Venture-Backed vs Bootstrapped

This should be your first consideration if you are considering more than one founder for your startup. Investors look out for certain things when deciding to invest in a startup. Where a startup does not fit any of their criteria, chances of getting a signed cheque is slim. Usually, investors prefer to deal with at most two or three founders, their perfect choice is the two founder startup. It helps to cut down on the decision-making process since all founders' opinions need to be factored in. Moreover, having more than three founders paints a negative picture of weak leadership to investors. They will prefer to stay away. An additional point to make here is that investors do not automatically become founders, regardless of how huge their stake in the startup is.If however, your business is bootstrapped, you could probably get away with three and more founders, so far things can be properly managed.SideBar: There’s a Mumbai based startup, which originally started with twelve (12) cofounders. Yes, you read that right, 12!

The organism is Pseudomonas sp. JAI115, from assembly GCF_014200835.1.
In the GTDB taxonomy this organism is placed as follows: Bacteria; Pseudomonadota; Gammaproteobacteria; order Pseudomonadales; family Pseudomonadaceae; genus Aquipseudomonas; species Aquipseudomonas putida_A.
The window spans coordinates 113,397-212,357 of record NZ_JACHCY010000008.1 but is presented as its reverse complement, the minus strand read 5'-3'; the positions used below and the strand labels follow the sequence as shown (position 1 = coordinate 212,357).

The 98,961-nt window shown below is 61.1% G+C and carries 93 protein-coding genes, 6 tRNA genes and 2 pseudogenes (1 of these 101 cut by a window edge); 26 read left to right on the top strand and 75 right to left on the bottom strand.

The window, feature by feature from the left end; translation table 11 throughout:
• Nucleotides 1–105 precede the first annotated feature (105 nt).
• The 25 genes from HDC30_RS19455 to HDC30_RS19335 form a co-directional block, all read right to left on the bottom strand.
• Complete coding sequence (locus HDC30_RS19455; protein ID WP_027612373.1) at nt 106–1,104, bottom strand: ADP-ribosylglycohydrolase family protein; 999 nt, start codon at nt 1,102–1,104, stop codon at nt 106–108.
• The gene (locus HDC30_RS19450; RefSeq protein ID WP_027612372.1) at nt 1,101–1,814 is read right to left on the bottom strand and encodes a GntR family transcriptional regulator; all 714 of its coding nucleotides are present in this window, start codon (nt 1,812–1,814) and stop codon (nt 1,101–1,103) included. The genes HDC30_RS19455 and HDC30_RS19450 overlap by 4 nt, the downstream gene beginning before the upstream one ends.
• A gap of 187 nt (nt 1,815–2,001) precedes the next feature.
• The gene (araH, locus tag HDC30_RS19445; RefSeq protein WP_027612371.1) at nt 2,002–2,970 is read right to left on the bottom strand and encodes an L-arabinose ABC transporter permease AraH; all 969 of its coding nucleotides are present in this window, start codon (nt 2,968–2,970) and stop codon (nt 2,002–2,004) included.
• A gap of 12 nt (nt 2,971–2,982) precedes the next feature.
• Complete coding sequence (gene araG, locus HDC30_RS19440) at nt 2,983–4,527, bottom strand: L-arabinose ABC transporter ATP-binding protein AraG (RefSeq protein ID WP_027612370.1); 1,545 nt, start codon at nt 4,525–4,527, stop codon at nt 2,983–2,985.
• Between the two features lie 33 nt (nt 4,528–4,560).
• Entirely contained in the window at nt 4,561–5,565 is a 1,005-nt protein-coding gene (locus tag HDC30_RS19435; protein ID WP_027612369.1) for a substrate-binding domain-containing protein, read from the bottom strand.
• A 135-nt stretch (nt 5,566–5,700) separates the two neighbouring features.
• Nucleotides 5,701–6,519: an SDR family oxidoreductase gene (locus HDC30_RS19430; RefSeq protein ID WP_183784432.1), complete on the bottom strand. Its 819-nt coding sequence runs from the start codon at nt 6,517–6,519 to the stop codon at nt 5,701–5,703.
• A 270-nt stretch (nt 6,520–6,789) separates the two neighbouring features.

Protect Founder’s Equity

In a future piece, we will discuss in detail how to divide equity amongst co-founders. For now, let’s consider how the number of founders can affect founder's equity. Put quite simply, the more founders, the lesser the stake a founder holds in the company. And the lesser the stake, the lesser the motivation to stay committed to the startup. In addition, the more founders, the higher the chance that someone would jump ship.One way to manage commitment is by vesting. This will help prevent a situation where a nominal founder who does nothing walks away with valuable equity based on the sweat of others. Yeah, that’s why it is sometimes called sweat equity. We will definitely ensure there is a vesting clause in the founders agreement the client in the opening story asked for.